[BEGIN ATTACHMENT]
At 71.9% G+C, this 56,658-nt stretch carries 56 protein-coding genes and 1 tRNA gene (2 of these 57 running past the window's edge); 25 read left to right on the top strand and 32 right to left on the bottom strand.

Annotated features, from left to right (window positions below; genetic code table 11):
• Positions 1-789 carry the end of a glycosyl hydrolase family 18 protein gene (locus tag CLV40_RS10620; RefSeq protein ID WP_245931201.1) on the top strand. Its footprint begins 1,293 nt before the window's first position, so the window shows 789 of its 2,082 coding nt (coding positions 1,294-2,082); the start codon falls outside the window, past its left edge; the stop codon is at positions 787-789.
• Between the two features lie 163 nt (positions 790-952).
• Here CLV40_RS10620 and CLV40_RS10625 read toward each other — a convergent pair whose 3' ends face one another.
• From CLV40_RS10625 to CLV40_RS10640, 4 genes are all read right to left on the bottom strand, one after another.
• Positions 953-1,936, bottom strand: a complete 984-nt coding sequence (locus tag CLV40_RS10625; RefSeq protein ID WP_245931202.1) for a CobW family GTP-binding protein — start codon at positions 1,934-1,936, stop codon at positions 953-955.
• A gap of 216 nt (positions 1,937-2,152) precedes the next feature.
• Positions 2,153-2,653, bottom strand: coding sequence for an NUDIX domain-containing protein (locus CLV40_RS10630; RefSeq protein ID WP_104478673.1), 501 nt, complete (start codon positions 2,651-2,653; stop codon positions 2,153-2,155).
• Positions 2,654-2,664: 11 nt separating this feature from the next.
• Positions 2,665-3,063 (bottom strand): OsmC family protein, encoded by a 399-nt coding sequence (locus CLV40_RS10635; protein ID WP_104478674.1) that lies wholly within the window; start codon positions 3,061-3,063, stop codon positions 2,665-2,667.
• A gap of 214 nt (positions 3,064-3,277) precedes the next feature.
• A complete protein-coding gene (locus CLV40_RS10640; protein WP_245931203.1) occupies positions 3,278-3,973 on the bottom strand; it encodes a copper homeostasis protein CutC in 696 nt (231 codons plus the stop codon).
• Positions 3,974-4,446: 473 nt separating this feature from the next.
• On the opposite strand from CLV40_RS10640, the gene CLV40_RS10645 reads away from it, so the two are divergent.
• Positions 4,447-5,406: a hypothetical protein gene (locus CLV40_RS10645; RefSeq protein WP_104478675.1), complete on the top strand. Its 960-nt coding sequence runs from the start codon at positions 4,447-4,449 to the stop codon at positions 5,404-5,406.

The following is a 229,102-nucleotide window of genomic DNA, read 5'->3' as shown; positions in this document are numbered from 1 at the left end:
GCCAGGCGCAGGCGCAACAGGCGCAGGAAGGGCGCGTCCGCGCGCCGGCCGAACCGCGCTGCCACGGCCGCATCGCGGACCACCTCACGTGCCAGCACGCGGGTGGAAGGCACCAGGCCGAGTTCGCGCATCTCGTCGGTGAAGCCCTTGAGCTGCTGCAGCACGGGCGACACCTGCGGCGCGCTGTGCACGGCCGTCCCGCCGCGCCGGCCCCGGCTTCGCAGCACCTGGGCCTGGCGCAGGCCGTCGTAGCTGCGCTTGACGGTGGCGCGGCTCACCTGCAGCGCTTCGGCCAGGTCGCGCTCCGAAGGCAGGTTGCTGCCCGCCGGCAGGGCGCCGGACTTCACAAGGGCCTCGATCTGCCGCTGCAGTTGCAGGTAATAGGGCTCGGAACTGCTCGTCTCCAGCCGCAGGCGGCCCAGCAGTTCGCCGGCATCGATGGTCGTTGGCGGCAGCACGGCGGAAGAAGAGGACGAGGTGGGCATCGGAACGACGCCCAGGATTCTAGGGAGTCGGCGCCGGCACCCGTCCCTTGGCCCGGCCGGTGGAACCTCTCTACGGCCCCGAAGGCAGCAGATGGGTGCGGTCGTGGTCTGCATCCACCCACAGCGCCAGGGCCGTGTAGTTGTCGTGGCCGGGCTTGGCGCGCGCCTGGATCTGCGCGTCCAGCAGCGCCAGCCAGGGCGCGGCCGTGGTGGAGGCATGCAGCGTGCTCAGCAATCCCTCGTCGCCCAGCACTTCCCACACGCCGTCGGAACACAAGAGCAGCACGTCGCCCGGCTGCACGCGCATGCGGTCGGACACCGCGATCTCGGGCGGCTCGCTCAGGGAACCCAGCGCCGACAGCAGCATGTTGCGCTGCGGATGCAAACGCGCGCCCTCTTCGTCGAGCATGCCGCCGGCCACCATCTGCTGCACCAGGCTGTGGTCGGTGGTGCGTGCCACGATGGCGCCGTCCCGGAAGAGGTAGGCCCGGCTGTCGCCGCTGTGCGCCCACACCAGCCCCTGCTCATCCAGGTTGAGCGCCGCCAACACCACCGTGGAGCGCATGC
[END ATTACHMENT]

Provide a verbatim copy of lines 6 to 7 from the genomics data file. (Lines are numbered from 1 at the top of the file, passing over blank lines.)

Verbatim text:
• From CLV40_RS10625 to CLV40_RS10640, 4 genes are all read right to left on the bottom strand, one after another.
• Positions 953-1,936, bottom strand: a complete 984-nt coding sequence (locus tag CLV40_RS10625; RefSeq protein ID WP_245931202.1) for a CobW family GTP-binding protein — start codon at positions 1,934-1,936, stop codon at positions 953-955.